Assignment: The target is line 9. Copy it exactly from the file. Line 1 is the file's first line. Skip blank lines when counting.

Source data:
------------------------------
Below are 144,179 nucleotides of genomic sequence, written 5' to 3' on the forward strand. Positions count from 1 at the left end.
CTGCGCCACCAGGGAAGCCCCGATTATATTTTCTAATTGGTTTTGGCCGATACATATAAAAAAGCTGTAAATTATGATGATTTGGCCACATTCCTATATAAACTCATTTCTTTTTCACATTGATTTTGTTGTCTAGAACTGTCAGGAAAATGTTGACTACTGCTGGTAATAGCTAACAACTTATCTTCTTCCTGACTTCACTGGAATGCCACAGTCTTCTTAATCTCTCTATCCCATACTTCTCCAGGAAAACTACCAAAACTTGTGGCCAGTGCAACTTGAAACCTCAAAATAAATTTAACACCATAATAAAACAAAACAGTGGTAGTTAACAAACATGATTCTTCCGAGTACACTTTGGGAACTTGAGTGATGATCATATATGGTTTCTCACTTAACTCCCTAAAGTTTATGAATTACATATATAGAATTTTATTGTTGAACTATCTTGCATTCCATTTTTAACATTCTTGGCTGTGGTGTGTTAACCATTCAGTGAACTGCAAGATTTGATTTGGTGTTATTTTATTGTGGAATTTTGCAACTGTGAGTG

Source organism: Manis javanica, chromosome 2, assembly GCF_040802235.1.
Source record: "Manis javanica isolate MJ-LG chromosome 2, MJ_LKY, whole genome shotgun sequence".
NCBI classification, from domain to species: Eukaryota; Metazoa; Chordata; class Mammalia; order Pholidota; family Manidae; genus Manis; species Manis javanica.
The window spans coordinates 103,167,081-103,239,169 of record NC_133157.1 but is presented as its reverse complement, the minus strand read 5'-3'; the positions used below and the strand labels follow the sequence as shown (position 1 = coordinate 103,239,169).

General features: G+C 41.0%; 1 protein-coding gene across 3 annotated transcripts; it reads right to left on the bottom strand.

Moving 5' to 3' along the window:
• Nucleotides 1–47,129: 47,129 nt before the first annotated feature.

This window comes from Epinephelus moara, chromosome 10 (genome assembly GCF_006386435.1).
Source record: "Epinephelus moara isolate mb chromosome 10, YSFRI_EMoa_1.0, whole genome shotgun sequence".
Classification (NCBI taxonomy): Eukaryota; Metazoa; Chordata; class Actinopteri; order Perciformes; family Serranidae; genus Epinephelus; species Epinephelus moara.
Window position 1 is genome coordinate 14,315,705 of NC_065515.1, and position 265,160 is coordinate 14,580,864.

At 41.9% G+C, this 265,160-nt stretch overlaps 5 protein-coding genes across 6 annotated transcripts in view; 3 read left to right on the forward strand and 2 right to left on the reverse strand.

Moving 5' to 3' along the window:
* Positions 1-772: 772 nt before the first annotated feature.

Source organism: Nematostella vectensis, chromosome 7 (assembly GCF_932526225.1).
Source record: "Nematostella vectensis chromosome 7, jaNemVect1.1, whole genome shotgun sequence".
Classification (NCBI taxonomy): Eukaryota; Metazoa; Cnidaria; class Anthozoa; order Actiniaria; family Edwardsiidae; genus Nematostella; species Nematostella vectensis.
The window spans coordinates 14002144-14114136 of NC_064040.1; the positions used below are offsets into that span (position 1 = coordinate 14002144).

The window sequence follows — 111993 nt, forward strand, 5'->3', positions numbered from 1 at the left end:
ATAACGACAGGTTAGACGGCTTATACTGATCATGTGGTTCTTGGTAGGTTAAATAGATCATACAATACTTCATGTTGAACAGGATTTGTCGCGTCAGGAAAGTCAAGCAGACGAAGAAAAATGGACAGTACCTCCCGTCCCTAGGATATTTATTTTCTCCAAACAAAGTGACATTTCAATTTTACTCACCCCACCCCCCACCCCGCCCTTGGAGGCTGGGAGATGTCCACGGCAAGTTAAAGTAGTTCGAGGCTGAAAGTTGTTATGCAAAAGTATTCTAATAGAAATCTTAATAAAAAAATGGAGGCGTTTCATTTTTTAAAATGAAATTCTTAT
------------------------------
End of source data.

• Nucleotides 1–47,129: 47,129 nt before the first annotated feature.